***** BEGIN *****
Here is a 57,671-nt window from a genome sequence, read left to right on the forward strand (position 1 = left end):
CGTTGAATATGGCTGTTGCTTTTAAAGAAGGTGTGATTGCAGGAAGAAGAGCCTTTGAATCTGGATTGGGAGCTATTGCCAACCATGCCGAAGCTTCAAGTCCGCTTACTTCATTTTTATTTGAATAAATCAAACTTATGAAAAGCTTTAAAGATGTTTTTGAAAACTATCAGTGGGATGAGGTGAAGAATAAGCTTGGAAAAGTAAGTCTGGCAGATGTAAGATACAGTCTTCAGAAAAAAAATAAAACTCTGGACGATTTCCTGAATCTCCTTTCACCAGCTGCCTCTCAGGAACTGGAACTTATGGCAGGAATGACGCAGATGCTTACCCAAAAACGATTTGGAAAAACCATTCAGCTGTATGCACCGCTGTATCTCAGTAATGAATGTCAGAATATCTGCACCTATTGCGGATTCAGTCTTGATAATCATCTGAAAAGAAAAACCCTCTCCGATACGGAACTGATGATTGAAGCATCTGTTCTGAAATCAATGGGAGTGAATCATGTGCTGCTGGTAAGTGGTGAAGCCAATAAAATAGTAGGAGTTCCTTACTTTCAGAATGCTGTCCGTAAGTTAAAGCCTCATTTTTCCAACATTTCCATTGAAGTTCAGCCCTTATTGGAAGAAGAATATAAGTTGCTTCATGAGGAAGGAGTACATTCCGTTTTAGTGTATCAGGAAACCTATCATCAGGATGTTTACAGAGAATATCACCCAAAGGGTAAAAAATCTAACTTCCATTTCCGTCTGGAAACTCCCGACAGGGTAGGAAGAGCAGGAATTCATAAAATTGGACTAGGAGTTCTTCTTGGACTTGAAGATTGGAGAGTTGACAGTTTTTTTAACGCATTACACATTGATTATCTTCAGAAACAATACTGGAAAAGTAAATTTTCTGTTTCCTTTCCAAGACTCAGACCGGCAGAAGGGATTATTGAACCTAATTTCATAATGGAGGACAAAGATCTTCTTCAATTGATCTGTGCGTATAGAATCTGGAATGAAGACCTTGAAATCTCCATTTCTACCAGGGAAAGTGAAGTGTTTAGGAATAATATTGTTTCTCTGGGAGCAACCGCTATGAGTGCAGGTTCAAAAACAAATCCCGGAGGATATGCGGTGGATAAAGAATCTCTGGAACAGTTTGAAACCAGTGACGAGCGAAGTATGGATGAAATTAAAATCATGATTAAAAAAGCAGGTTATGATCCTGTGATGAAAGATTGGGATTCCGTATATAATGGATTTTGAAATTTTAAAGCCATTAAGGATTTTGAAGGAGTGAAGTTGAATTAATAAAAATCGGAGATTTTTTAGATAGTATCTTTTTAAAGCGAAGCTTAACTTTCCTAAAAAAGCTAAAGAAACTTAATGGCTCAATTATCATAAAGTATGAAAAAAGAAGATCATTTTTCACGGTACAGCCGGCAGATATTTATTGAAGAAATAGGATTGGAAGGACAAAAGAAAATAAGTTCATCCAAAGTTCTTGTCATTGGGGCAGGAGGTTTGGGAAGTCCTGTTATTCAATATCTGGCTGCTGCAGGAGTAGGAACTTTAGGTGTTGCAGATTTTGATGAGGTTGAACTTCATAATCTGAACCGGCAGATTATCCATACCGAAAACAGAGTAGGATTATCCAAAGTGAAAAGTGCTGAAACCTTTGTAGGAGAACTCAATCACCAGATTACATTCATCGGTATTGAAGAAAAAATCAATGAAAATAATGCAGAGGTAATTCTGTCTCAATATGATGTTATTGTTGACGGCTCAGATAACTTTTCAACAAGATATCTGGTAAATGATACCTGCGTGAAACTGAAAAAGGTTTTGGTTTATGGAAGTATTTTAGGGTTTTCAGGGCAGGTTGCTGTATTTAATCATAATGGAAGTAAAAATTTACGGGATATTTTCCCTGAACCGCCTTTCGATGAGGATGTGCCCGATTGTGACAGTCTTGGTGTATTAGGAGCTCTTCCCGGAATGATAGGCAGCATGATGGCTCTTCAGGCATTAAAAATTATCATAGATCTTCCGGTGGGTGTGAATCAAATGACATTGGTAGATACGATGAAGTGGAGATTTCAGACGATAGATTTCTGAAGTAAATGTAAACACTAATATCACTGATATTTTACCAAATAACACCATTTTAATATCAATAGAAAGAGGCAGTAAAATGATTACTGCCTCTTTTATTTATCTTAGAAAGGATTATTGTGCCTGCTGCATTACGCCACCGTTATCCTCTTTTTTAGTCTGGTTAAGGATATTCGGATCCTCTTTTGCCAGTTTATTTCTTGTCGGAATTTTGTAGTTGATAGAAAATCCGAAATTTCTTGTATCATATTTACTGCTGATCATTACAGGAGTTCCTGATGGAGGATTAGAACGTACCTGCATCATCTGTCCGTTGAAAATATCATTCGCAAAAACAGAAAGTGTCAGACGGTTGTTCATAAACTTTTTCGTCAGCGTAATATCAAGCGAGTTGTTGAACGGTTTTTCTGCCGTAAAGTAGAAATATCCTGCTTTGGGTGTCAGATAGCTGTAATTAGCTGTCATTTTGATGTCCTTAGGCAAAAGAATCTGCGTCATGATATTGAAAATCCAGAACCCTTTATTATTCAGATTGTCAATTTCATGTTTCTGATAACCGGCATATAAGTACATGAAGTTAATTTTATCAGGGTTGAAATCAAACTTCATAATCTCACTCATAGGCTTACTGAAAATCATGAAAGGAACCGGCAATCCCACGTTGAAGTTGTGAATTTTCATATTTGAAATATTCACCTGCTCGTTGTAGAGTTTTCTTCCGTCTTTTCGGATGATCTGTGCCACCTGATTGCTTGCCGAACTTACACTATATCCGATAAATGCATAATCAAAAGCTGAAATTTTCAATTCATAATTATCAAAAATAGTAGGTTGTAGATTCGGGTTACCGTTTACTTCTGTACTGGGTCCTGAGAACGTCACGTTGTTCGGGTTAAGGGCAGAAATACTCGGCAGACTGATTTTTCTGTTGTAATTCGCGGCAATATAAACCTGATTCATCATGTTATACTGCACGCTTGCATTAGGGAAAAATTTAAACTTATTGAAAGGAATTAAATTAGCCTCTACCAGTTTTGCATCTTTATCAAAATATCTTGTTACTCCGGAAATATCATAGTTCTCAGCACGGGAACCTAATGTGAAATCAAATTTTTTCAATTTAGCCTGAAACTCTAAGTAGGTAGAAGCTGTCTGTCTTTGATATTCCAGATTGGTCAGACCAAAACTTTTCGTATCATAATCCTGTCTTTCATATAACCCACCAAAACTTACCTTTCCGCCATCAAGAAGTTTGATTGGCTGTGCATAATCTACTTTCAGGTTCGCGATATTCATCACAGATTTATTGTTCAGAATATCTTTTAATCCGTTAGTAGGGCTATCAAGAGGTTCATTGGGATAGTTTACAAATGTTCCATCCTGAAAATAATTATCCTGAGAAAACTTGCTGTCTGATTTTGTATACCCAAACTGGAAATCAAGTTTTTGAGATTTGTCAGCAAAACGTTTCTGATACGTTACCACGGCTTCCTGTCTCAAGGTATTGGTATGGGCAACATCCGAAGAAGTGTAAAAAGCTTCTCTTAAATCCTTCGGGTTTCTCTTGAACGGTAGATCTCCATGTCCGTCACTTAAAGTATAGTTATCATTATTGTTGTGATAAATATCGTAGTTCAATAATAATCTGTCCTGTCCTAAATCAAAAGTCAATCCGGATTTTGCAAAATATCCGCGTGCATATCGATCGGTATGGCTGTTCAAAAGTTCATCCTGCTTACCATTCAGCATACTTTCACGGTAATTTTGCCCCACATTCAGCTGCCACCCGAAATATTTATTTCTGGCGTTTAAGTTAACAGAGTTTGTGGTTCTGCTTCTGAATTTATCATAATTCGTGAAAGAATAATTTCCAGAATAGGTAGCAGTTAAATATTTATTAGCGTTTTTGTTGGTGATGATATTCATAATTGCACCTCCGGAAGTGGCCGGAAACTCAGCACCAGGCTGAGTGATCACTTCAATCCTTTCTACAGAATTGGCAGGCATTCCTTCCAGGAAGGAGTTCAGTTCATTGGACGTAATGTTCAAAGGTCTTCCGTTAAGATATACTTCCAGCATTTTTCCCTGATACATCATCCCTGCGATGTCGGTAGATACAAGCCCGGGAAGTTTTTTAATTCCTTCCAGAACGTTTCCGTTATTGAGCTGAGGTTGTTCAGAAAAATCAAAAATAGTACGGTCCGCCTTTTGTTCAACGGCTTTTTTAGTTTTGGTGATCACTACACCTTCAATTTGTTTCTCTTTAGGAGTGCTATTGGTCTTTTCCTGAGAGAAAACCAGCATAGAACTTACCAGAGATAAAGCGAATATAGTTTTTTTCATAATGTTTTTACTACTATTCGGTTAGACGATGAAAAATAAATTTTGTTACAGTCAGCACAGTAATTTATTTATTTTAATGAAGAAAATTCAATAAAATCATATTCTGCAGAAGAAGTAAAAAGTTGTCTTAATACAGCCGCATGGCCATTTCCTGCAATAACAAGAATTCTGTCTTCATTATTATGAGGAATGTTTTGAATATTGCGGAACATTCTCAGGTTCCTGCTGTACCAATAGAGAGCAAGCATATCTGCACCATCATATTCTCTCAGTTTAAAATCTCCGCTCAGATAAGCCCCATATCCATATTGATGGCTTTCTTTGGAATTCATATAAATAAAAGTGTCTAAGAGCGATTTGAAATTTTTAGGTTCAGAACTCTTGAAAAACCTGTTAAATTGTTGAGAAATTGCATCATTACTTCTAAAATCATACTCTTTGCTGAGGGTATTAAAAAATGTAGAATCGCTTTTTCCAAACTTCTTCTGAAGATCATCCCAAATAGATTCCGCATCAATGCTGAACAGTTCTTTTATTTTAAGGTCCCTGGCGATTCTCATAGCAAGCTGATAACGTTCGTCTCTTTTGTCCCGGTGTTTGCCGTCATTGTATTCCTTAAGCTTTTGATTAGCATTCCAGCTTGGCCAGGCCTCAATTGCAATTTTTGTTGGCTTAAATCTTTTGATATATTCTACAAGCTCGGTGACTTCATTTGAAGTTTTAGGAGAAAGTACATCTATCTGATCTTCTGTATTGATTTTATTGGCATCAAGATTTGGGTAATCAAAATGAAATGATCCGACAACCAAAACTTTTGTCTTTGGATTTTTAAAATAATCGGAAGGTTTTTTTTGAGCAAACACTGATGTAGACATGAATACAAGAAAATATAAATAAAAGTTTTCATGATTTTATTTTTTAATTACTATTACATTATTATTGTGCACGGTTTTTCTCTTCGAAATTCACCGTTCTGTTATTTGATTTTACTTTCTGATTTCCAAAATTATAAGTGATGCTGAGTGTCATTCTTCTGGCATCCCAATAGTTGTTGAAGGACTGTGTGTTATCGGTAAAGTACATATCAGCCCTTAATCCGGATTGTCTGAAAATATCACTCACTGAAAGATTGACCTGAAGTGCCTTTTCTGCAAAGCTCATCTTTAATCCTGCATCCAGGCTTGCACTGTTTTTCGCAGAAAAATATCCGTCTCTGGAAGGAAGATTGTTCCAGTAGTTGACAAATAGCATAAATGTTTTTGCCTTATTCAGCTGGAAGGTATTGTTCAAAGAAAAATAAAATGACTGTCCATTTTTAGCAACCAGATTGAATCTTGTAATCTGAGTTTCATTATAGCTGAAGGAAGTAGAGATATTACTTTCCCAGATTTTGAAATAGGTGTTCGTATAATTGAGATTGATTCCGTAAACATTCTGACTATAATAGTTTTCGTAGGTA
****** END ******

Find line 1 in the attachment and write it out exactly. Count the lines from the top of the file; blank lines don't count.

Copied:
Here is a 57,671-nt window from a genome sequence, read left to right on the forward strand (position 1 = left end):